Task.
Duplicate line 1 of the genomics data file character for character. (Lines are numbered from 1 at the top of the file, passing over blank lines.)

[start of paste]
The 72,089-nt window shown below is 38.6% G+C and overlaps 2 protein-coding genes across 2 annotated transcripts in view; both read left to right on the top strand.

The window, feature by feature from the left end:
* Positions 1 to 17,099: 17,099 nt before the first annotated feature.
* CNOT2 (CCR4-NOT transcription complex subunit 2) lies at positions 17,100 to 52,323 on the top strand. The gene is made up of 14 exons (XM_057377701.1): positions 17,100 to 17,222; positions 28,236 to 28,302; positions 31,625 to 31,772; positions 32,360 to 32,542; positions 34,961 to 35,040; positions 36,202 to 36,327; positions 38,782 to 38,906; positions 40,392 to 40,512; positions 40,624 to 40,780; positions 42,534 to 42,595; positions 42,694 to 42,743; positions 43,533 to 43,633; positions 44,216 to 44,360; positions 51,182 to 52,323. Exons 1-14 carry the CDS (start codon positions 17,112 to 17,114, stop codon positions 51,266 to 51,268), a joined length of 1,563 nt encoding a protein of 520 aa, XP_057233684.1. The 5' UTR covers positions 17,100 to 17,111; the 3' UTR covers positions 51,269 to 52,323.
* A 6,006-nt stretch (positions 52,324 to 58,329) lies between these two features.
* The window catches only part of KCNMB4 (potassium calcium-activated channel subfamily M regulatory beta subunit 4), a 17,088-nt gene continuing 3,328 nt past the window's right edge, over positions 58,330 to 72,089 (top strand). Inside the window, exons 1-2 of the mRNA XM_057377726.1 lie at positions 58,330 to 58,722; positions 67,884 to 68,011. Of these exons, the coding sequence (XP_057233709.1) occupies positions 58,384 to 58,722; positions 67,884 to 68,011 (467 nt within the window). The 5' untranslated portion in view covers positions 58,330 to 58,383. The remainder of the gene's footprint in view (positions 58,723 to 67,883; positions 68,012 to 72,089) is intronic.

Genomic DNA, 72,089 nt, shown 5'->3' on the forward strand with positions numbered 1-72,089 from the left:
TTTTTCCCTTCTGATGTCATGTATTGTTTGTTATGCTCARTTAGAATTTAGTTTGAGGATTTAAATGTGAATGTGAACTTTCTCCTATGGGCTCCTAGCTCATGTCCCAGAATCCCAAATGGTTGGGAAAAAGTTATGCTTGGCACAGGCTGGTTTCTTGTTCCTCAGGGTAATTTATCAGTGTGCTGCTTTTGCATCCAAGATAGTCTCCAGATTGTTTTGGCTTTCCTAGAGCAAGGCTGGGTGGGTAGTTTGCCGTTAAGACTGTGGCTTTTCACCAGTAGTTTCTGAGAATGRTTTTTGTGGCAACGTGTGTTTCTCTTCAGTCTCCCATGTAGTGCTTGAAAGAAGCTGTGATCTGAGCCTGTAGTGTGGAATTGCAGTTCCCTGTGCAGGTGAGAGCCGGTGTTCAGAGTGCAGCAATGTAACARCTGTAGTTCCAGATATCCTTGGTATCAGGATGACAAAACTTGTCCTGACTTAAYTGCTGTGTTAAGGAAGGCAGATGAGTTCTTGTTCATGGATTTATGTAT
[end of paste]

The 72,089-nt window shown below is 38.6% G+C and overlaps 2 protein-coding genes across 2 annotated transcripts in view; both read left to right on the top strand.